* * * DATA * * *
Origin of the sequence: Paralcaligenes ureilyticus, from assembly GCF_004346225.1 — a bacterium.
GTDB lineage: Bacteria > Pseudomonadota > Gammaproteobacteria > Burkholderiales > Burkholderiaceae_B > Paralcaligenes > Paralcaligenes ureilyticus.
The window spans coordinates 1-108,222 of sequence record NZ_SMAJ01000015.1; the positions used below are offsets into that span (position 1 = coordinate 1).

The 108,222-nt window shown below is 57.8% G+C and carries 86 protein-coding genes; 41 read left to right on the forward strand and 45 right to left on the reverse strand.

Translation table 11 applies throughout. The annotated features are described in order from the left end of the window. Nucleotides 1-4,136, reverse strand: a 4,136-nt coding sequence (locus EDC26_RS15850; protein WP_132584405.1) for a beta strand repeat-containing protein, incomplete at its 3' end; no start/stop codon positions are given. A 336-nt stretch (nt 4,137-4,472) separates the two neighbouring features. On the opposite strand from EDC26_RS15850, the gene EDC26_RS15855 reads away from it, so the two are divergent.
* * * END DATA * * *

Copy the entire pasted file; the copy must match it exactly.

Origin of the sequence: Paralcaligenes ureilyticus, from assembly GCF_004346225.1 — a bacterium.
GTDB lineage: Bacteria > Pseudomonadota > Gammaproteobacteria > Burkholderiales > Burkholderiaceae_B > Paralcaligenes > Paralcaligenes ureilyticus.
The window spans coordinates 1-108,222 of sequence record NZ_SMAJ01000015.1; the positions used below are offsets into that span (position 1 = coordinate 1).

The 108,222-nt window shown below is 57.8% G+C and carries 86 protein-coding genes; 41 read left to right on the forward strand and 45 right to left on the reverse strand.

Translation table 11 applies throughout. The annotated features are described in order from the left end of the window. Nucleotides 1-4,136, reverse strand: a 4,136-nt coding sequence (locus EDC26_RS15850; protein WP_132584405.1) for a beta strand repeat-containing protein, incomplete at its 3' end; no start/stop codon positions are given. A 336-nt stretch (nt 4,137-4,472) separates the two neighbouring features. On the opposite strand from EDC26_RS15850, the gene EDC26_RS15855 reads away from it, so the two are divergent.